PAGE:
Blizzard’s Latest Blunder, The Lead-Up to It, and Why it Matters
Companies know the importance of the Chinese market when it comes to business and profit. Getting the all-clear to operate in the country, though… that takes a bit of time. Once approved to commence business, these companies will be required to operate according to the restrictions and laws of China.
On paper, this doesn’t sound like anything out of the ordinary; after all, different countries follow different procedures. China, however, requires businesses to comply with their intricate censorship laws. Or at least it does if you’re a major company with big investments from Chinese companies.
One such company is Activision Blizzard which was recently involved in a major controversy exposing the tension between business interests in China and American ideals of freedom of speech.
Activision Blizzard’s relationship with Tencent, a Chinese business titan, has always kept consumers on edge. Tencent has their hands in many businesses, including a pretty large investment in Activision Blizzard.
Tencent has a stake in many American businesses, but people have become quite suspicious of Tencent the past couple of years, and this recent incident shows why.
The Start of the Controversy
Activision Blizzard has a large stake in Chinese business; after all, a major fraction of their revenue comes from mainland China. So, when a popular Hearthstone player from Hong Kong, Ng Wai Chung, expressed support for Hong Kong amidst the recent political turmoil, Blizzard was quick to ban him. Not only did they ban him, however—they also took his prize money from the tournament he won just before.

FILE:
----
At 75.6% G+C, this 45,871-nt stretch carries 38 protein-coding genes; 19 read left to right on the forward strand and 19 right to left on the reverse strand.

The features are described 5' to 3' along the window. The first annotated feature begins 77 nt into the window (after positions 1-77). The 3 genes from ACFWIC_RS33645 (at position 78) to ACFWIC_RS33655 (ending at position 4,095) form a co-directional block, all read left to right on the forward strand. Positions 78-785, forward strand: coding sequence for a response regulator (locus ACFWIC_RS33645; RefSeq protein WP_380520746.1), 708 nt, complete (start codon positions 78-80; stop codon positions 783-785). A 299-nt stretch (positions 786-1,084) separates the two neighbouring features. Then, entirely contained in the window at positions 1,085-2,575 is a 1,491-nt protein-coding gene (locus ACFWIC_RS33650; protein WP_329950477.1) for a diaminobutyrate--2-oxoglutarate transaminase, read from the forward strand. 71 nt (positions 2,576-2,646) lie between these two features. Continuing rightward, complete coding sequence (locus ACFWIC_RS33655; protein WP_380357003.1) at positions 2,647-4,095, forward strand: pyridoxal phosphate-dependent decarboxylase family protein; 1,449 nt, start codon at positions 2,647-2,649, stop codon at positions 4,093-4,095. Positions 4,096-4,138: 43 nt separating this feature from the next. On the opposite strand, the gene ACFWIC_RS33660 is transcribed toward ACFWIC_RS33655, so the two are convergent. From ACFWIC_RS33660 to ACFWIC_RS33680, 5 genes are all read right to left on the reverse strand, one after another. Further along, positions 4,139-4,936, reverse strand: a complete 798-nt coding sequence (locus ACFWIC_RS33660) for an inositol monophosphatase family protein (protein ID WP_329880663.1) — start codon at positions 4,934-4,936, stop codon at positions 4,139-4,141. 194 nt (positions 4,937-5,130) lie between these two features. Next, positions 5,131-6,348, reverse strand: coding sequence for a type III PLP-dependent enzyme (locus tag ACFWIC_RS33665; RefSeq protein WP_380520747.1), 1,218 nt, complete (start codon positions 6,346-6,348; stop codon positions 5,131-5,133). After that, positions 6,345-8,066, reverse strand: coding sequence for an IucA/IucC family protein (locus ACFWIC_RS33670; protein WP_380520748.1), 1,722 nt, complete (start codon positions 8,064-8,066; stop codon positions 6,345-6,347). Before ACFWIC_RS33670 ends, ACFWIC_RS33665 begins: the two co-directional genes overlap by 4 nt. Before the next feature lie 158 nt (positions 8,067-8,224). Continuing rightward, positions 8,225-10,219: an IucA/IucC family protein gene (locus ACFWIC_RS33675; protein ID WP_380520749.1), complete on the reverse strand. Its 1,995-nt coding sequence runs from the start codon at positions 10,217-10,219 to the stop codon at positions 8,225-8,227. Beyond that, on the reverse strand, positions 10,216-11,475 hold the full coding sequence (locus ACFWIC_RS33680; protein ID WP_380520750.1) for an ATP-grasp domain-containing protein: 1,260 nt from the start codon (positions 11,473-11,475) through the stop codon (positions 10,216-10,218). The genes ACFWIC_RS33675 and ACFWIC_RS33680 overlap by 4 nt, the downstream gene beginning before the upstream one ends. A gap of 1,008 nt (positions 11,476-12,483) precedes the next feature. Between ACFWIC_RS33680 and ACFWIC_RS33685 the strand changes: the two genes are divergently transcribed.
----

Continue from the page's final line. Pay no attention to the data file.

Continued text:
Of course, none of this sat well with Blizzard’s fanbase, who were quick to express disdain for their actions.
After a few days of sustained attack by players, Blizzard reinstated the prize money of Wai Chung, but refused to lift the temporary ban. Players were still not satisfied, leading many Internet users to voice support for Hong Kong and even turn one of Blizzard’s video game characters into an icon for Hong Kong independence.
As of now, no news about Wai Chung’s suspension has changed, and Blizzard is currently acting as if nothing happened. Their latest Blizzcon shows that they have no intention of digging into the controversy anymore, and the positive reception from the fanbase shows they’ve lost interest in the controversy as well.
Why This Controversy Matters
Activision Blizzard is far from the first American business that has acted against the principles of freedom of speech in order to please the Chinese government. For example, Apple goes on and on about how much they value user privacy, but when China asked them to ban VPNs from the App Store, they were quick to comply. No DNS VPN for Chinese Apple users!
In a way, you can’t really blame these companies for adhering to the orders they’ve been given. Mainland China represents a large market that offers millions of dollars. Why ruin a good thing? It’s just business.
Not to say I agree with these decisions. In fact, I agree in their deplorability. What I am saying, however, is that the actions of Activision Blizzard represent more than their agenda—it represents the agenda of many companies, which is “turn a profit by any means necessary”.
And with the supposed boycott the fanbase of Blizzard were planning failing after a week, there’s not much to stop Blizzard, or any company, from doing this same thing again.
The banning of Ng Wai Chung only gives us a peek into the true intentions of Activision Blizzard, which if you didn’t realize by now, is to turn a profit. The happiness of their user base is only secondary, only required when it helps to make more money.
However, many other businesses are like this, American or not. And businesses with ties to Chinese businesses may be forced to go against the values of user privacy or freedom of speech. In that sense, operating in China often turns out to be the ultimate test of company’s real objectives and the strength of their moral spine.